Bajaj Auto refuses employee agreement even under strike pressure

Friday 05 July 2013, 11:44 AM by

Holding its ground in front of the agitating workers of plant at Chakan site, Bajaj Auto refused to come to an agreement under force of an illegal strike. The decision was taken even as the auto maker has changed the production location of its most successful Pulsar model to the Aurangabad plant. “We are obliged to discuss the wage agreement, however, we will not do so under the pressure of an illegal strike accompanied by daily instances of violence against those seeking to rejoin work,” said the Managing Director of Bajaj Auto, Rajiv Bajaj.

Bajaj Auto refuses employee agreement even under strike pressure | CarTrade.com
Bajaj Auto refuses employee agreement even under strike pressure

Following the management's refusal to allow them to have shares at a subsidised price, the company workers of Chakan site are not reporting for work. Stressing that the Bajaj Auto has been able to overcome the impact of the strike by shifting production to other plant, he added, “We have started Pulsar production at Aurangabad and have already reached a level of 600 (units) per day. Today, we should produce 2,000 bikes between Chakan and Aurangabad, i.e. 66 per cent of normal production, signifying that the union's approach is fading with each passing day.”

The workmen's union of the auto maker's Chakan plant, Vishwa Kalyan Kamgar Sanghatana had made a host of demands, including 25 per cent wage hike, which will make the contract workers permanent employees. Around 2000 employees presently working at the plant, it is the 1000 temporary ones that are seeking confirmation. The management on the other hand said it had refused to concede demand “that all the workmen working in Bajaj Auto should each be given an option to subscribe to 500 equity shares of the company at a discounted price of Rs. 1 per share.”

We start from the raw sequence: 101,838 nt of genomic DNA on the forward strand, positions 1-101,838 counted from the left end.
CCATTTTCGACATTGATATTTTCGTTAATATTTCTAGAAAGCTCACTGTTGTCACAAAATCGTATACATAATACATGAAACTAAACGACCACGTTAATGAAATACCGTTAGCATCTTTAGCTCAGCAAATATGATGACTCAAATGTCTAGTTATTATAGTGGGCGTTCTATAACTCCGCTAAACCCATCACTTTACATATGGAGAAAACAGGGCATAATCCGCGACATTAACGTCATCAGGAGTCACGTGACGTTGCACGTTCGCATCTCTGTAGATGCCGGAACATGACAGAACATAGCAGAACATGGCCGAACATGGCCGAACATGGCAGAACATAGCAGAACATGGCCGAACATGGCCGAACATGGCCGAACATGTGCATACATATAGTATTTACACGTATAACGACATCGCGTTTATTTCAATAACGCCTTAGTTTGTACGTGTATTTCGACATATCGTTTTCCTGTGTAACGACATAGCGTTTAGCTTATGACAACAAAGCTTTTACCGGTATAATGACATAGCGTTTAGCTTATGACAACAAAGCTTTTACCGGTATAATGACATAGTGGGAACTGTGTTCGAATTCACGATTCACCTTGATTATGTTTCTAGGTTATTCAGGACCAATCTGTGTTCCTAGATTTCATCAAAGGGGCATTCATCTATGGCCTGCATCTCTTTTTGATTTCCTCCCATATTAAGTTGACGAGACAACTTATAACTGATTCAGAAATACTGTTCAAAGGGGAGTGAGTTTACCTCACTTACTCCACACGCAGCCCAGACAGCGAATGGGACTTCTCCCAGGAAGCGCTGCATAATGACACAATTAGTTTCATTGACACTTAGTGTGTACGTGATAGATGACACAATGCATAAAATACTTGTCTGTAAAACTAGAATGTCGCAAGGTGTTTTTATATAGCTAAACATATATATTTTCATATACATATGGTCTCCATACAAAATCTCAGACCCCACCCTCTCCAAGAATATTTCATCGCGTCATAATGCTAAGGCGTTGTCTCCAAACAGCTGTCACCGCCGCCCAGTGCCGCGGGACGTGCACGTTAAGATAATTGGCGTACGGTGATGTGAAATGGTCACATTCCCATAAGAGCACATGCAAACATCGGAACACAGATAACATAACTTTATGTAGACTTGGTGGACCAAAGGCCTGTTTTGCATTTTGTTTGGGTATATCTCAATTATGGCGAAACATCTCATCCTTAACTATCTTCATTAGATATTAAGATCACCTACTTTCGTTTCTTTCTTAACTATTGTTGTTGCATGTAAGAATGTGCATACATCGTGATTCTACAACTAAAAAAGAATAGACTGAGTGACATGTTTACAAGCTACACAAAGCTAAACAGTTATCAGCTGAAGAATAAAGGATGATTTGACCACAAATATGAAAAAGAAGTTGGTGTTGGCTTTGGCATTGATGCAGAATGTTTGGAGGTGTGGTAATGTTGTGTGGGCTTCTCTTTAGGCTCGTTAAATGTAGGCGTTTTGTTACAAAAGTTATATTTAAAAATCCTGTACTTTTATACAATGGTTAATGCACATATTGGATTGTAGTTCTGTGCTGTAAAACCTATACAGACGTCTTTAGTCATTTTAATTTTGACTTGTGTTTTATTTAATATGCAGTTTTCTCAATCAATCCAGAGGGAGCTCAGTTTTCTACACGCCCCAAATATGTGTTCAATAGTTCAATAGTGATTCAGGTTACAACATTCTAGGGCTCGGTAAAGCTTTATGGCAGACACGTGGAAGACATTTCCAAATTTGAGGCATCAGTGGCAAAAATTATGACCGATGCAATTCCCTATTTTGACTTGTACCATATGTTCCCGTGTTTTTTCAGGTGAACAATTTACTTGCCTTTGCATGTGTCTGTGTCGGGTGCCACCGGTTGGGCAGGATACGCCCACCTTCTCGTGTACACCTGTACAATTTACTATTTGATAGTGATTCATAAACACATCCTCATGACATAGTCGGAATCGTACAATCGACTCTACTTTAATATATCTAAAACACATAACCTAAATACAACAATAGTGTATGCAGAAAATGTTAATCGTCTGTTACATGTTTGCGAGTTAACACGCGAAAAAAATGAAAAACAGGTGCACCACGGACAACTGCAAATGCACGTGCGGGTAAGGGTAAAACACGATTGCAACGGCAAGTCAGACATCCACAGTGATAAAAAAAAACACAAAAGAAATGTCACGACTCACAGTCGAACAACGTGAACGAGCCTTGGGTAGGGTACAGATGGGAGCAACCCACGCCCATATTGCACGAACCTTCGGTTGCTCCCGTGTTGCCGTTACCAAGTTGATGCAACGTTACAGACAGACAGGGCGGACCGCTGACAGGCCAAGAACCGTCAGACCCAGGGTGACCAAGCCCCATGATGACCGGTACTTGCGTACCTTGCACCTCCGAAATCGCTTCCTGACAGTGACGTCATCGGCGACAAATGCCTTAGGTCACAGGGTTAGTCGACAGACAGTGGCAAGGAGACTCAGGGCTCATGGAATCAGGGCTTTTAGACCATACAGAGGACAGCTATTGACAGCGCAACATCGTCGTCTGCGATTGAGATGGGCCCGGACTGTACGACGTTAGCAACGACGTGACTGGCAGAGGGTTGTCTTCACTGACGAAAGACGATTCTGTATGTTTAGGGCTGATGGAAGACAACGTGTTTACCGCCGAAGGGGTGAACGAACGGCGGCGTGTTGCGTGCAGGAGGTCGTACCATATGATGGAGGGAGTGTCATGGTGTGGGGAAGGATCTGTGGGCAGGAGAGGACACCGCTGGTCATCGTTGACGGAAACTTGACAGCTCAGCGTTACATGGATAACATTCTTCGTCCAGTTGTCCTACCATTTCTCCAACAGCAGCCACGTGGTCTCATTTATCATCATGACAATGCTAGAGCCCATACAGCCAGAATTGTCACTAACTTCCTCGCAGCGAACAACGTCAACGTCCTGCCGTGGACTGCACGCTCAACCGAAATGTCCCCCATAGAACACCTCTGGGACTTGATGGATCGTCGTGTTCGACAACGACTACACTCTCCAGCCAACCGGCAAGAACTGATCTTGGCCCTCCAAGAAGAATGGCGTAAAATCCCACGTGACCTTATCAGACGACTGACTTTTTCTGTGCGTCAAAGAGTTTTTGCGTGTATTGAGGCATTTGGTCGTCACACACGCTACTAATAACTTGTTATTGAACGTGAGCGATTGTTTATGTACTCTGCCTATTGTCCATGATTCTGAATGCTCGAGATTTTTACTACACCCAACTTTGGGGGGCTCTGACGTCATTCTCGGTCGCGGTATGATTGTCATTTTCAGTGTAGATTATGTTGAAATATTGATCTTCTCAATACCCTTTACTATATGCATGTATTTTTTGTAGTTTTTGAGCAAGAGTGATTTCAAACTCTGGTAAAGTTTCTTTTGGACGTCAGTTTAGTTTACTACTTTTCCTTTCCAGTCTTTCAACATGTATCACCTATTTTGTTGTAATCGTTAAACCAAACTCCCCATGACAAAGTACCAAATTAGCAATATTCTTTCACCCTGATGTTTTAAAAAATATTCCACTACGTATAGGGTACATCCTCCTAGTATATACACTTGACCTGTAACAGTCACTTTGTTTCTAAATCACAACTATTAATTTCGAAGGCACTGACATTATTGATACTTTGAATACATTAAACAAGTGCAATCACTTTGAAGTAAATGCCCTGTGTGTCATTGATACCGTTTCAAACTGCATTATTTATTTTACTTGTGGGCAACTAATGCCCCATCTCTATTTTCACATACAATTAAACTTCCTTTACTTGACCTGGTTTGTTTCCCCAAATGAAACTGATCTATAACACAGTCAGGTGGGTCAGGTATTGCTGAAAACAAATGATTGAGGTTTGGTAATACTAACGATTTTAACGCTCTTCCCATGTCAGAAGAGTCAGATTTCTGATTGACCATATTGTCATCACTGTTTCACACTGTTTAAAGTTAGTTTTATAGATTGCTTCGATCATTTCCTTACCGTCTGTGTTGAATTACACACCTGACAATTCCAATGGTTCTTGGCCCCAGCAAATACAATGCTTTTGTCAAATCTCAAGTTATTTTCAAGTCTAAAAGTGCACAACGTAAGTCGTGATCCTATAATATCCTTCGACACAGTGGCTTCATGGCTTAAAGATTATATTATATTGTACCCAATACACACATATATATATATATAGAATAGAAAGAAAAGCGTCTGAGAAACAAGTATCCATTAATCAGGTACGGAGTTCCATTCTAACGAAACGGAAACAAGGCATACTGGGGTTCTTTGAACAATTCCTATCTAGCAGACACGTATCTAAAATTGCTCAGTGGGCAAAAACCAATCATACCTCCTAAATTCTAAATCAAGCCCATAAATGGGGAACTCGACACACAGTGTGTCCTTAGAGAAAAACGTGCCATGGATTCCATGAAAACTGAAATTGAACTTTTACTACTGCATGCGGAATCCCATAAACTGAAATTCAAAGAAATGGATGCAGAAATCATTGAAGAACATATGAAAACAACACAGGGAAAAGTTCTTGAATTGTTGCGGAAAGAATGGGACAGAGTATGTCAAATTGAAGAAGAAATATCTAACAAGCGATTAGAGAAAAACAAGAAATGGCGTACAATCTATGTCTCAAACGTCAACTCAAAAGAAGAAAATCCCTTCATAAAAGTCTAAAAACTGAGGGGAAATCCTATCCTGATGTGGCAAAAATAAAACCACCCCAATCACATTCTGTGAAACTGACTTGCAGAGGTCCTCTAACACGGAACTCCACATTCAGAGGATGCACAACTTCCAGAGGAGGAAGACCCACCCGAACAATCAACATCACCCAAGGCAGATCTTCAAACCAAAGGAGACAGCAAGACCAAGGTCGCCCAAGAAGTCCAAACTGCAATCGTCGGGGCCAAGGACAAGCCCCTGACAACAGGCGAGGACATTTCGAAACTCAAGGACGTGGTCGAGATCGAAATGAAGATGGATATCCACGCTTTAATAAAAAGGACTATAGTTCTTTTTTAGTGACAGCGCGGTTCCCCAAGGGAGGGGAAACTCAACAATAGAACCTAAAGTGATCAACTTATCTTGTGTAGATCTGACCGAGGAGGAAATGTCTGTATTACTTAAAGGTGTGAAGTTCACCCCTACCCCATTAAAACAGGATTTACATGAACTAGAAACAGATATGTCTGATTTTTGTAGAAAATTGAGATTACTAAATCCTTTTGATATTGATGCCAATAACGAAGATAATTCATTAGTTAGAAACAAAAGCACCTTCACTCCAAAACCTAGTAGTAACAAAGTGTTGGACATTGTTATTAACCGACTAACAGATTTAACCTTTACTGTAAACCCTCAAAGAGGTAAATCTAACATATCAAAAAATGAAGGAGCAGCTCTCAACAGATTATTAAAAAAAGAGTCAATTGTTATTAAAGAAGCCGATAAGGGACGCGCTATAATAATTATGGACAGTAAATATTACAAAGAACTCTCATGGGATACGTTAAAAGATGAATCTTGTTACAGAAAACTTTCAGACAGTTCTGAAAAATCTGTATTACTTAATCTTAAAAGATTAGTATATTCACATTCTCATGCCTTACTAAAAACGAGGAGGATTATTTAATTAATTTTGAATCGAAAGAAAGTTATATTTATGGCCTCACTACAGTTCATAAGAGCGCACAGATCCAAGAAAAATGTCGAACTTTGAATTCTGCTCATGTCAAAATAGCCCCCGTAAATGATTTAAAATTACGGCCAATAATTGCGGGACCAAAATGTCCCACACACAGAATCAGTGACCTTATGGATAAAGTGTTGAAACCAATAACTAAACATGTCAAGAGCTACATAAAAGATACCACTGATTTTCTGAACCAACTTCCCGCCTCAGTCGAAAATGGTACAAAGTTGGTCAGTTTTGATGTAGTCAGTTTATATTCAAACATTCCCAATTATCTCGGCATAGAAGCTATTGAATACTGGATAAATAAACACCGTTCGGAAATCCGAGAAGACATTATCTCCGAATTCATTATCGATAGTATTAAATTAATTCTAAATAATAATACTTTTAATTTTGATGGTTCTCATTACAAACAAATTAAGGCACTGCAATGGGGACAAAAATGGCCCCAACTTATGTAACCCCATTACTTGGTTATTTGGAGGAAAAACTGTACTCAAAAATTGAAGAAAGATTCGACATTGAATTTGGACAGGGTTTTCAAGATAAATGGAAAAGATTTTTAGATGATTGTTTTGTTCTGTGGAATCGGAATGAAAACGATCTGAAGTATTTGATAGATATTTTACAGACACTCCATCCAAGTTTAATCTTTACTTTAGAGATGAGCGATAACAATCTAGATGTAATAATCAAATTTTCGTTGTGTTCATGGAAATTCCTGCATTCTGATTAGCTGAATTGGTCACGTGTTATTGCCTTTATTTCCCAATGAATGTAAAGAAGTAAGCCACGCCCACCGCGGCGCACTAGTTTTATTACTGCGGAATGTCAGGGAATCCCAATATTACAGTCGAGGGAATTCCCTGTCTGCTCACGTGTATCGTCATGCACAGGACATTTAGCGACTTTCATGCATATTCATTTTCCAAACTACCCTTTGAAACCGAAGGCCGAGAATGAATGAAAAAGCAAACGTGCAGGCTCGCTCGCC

Bajaj said that the demand of the union for regularisation of contract workers was irrelevant diversionary tactic as they are "engaged in non-production areas such as canteen, transport, gardening etc.” When questioned if the company has approached Maharashtra government for help in resolving the issue, Bajaj further added, “The state's labour ministry and its local offices are intimately involved and are playing a proactive and positive role in helping the union understand the futility of their actions.”

On whether the auto maker will declare a lockout at the Chakan plant, Bajaj said, “Since an illegal strike has already been called by the union, the question of a lockout is redundant.” He also said “a verdict is expected soon” by the industrial court in Pune, where the company has approached seeking the strike to be declared illegal.